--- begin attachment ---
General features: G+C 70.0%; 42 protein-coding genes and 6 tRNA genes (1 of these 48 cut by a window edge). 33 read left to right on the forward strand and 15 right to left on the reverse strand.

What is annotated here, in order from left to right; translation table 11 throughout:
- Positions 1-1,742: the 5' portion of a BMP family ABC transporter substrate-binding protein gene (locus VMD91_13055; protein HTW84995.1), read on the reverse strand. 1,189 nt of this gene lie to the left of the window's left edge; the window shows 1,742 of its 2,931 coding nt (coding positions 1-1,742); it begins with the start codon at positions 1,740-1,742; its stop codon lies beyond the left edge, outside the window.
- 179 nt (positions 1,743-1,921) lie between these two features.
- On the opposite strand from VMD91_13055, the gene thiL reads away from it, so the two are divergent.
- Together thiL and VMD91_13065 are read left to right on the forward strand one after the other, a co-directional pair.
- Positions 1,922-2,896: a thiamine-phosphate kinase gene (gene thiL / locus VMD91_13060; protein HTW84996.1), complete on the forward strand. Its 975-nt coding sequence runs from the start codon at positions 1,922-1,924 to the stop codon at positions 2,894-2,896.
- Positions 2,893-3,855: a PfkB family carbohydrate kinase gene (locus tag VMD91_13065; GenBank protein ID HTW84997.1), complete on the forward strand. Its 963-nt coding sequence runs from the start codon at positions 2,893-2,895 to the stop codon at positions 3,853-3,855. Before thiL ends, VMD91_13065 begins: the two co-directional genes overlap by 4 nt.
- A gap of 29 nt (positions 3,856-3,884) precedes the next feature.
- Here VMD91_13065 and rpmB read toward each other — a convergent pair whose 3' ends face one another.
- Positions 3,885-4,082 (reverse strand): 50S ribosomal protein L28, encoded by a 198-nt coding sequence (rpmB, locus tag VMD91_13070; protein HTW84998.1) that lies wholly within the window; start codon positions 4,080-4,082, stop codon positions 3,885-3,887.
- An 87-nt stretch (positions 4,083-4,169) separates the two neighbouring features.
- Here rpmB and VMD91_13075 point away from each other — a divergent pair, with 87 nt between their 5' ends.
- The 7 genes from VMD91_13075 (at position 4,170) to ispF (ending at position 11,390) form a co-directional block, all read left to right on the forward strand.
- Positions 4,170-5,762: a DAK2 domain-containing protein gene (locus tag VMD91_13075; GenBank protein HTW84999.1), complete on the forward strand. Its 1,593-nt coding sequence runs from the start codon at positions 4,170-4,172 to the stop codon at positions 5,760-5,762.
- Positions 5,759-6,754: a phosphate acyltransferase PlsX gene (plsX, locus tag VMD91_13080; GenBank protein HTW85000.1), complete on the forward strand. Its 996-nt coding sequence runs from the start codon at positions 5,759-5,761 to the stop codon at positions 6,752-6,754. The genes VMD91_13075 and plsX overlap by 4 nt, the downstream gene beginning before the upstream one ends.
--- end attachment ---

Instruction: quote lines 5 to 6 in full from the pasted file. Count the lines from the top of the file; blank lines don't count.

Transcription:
- On the opposite strand from VMD91_13055, the gene thiL reads away from it, so the two are divergent.
- Together thiL and VMD91_13065 are read left to right on the forward strand one after the other, a co-directional pair.